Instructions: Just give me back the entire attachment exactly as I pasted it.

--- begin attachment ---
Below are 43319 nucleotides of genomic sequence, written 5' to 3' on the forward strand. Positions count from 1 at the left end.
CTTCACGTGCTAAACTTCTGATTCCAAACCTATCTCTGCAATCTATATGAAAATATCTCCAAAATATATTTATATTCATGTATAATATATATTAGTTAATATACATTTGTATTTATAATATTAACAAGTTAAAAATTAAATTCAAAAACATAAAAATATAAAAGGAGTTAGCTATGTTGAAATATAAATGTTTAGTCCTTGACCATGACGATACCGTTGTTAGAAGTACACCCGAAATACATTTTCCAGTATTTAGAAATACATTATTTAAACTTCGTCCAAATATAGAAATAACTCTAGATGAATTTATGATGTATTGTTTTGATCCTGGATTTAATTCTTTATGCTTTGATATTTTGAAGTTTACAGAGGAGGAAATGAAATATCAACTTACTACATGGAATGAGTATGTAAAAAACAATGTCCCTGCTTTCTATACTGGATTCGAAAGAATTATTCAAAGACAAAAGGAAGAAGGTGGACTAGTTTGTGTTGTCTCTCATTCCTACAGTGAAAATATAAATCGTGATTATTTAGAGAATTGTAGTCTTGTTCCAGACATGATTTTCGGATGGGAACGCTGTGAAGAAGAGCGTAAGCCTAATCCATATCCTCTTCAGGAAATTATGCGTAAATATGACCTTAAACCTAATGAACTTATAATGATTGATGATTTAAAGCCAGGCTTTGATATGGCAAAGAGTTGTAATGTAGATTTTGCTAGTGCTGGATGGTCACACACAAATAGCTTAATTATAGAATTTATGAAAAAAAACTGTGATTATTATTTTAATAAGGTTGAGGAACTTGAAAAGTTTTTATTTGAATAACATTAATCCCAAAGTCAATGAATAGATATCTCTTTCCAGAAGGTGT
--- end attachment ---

Below are 43319 nucleotides of genomic sequence, written 5' to 3' on the forward strand. Positions count from 1 at the left end.
CTTCACGTGCTAAACTTCTGATTCCAAACCTATCTCTGCAATCTATATGAAAATATCTCCAAAATATATTTATATTCATGTATAATATATATTAGTTAATATACATTTGTATTTATAATATTAACAAGTTAAAAATTAAATTCAAAAACATAAAAATATAAAAGGAGTTAGCTATGTTGAAATATAAATGTTTAGTCCTTGACCATGACGATACCGTTGTTAGAAGTACACCCGAAATACATTTTCCAGTATTTAGAAATACATTATTTAAACTTCGTCCAAATATAGAAATAACTCTAGATGAATTTATGATGTATTGTTTTGATCCTGGATTTAATTCTTTATGCTTTGATATTTTGAAGTTTACAGAGGAGGAAATGAAATATCAACTTACTACATGGAATGAGTATGTAAAAAACAATGTCCCTGCTTTCTATACTGGATTCGAAAGAATTATTCAAAGACAAAAGGAAGAAGGTGGACTAGTTTGTGTTGTCTCTCATTCCTACAGTGAAAATATAAATCGTGATTATTTAGAGAATTGTAGTCTTGTTCCAGACATGATTTTCGGATGGGAACGCTGTGAAGAAGAGCGTAAGCCTAATCCATATCCTCTTCAGGAAATTATGCGTAAATATGACCTTAAACCTAATGAACTTATAATGATTGATGATTTAAAGCCAGGCTTTGATATGGCAAAGAGTTGTAATGTAGATTTTGCTAGTGCTGGATGGTCACACACAAATAGCTTAATTATAGAATTTATGAAAAAAAACTGTGATTATTATTTTAATAAGGTTGAGGAACTTGAAAAGTTTTTATTTGAATAACATTAATCCCAAAGTCAATGAATAGATATCTCTTTCCAGAAGGTGT